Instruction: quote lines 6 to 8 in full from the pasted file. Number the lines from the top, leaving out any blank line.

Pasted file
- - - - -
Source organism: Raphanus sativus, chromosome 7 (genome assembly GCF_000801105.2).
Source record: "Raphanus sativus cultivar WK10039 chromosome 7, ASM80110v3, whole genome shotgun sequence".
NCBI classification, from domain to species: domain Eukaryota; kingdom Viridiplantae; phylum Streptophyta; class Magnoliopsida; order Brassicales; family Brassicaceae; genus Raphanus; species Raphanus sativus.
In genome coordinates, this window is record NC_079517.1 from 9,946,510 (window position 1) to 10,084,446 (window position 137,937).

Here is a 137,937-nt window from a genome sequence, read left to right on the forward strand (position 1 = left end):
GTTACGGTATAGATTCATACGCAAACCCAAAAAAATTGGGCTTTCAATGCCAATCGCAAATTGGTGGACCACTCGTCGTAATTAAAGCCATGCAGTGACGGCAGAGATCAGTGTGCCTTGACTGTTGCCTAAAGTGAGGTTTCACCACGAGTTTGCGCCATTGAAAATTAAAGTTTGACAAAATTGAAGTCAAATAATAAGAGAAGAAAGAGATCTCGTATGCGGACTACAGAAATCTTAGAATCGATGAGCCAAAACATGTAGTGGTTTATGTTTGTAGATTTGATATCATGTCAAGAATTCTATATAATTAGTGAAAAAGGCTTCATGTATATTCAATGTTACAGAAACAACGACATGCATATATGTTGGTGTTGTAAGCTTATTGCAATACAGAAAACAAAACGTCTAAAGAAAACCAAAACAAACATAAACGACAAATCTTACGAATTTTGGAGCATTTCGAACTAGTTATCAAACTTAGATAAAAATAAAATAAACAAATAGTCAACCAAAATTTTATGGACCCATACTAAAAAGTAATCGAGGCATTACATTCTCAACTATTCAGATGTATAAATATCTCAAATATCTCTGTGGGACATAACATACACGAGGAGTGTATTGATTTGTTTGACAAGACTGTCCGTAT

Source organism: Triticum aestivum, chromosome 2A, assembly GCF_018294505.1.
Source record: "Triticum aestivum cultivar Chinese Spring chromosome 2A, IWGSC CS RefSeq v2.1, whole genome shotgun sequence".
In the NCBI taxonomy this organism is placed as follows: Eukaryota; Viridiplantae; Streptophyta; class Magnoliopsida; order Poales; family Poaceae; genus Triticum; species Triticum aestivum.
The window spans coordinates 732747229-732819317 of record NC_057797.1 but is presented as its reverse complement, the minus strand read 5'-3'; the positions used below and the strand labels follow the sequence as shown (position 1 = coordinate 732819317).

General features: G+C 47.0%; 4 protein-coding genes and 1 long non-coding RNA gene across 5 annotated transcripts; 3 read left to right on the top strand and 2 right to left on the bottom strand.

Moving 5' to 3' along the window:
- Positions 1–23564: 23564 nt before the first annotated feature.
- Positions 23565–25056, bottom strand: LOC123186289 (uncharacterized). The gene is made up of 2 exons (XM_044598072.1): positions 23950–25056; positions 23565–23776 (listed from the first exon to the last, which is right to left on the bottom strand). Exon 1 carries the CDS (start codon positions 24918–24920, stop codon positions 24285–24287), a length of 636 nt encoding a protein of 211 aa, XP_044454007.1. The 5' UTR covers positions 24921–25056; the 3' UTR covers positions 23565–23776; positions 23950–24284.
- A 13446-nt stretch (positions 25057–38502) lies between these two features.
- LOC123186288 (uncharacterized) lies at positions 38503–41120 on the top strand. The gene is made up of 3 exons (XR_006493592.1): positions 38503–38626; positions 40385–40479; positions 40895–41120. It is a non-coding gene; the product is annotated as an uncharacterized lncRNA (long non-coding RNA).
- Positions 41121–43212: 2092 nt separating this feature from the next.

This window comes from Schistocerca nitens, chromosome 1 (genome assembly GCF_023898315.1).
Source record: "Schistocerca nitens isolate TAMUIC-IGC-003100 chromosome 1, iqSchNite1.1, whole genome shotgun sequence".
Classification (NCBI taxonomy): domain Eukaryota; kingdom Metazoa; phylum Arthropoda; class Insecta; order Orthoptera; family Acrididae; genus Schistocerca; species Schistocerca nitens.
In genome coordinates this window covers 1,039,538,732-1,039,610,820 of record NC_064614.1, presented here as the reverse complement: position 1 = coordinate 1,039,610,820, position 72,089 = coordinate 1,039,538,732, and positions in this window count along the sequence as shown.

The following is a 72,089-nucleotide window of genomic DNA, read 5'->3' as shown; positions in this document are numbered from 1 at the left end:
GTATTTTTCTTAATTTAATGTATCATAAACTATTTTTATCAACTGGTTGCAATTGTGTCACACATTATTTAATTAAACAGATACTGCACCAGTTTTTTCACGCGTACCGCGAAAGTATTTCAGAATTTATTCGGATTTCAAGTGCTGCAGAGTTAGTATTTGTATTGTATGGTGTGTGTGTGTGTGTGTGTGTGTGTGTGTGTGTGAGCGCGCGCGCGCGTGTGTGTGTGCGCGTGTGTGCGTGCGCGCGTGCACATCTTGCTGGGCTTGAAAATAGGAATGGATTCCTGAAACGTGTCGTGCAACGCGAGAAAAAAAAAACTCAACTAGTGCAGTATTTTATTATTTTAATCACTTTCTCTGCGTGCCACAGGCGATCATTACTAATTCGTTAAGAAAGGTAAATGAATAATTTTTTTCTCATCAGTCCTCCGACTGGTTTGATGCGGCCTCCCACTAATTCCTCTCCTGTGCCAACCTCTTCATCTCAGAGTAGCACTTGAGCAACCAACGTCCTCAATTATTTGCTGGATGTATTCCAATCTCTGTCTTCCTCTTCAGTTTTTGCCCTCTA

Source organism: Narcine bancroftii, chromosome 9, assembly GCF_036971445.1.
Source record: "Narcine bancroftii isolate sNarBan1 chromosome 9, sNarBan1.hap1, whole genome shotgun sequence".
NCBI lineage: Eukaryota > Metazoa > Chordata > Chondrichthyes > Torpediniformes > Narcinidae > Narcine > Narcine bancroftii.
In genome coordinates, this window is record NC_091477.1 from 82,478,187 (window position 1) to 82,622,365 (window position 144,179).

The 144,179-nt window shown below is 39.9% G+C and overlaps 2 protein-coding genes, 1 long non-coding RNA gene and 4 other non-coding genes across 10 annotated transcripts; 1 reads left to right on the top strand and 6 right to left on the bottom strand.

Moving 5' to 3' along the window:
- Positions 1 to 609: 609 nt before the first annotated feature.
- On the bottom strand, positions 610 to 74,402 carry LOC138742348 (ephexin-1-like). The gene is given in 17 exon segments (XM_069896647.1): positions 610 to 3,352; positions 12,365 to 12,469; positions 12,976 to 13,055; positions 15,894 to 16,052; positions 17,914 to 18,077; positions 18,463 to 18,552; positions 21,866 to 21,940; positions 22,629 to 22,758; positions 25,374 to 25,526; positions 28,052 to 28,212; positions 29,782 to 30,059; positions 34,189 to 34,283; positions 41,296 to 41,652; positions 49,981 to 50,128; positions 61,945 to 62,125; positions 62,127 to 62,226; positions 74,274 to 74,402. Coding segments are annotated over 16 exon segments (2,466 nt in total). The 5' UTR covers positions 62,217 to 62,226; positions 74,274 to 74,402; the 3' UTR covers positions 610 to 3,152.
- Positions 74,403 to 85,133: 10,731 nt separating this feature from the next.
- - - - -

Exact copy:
GTTACGGTATAGATTCATACGCAAACCCAAAAAAATTGGGCTTTCAATGCCAATCGCAAATTGGTGGACCACTCGTCGTAATTAAAGCCATGCAGTGACGGCAGAGATCAGTGTGCCTTGACTGTTGCCTAAAGTGAGGTTTCACCACGAGTTTGCGCCATTGAAAATTAAAGTTTGACAAAATTGAAGTCAAATAATAAGAGAAGAAAGAGATCTCGTATGCGGACTACAGAAATCTTAGAATCGATGAGCCAAAACATGTAGTGGTTTATGTTTGTAGATTTGATATCATGTCAAGAATTCTATATAATTAGTGAAAAAGGCTTCATGTATATTCAATGTTACAGAAACAACGACATGCATATATGTTGGTGTTGTAAGCTTATTGCAATACAGAAAACAAAACGTCTAAAGAAAACCAAAACAAACATAAACGACAAATCTTACGAATTTTGGAGCATTTCGAACTAGTTATCAAACTTAGATAAAAATAAAATAAACAAATAGTCAACCAAAATTTTATGGACCCATACTAAAAAGTAATCGAGGCATTACATTCTCAACTATTCAGATGTATAAATATCTCAAATATCTCTGTGGGACATAACATACACGAGGAGTGTATTGATTTGTTTGACAAGACTGTCCGTAT

Source organism: Triticum aestivum, chromosome 2A, assembly GCF_018294505.1.
Source record: "Triticum aestivum cultivar Chinese Spring chromosome 2A, IWGSC CS RefSeq v2.1, whole genome shotgun sequence".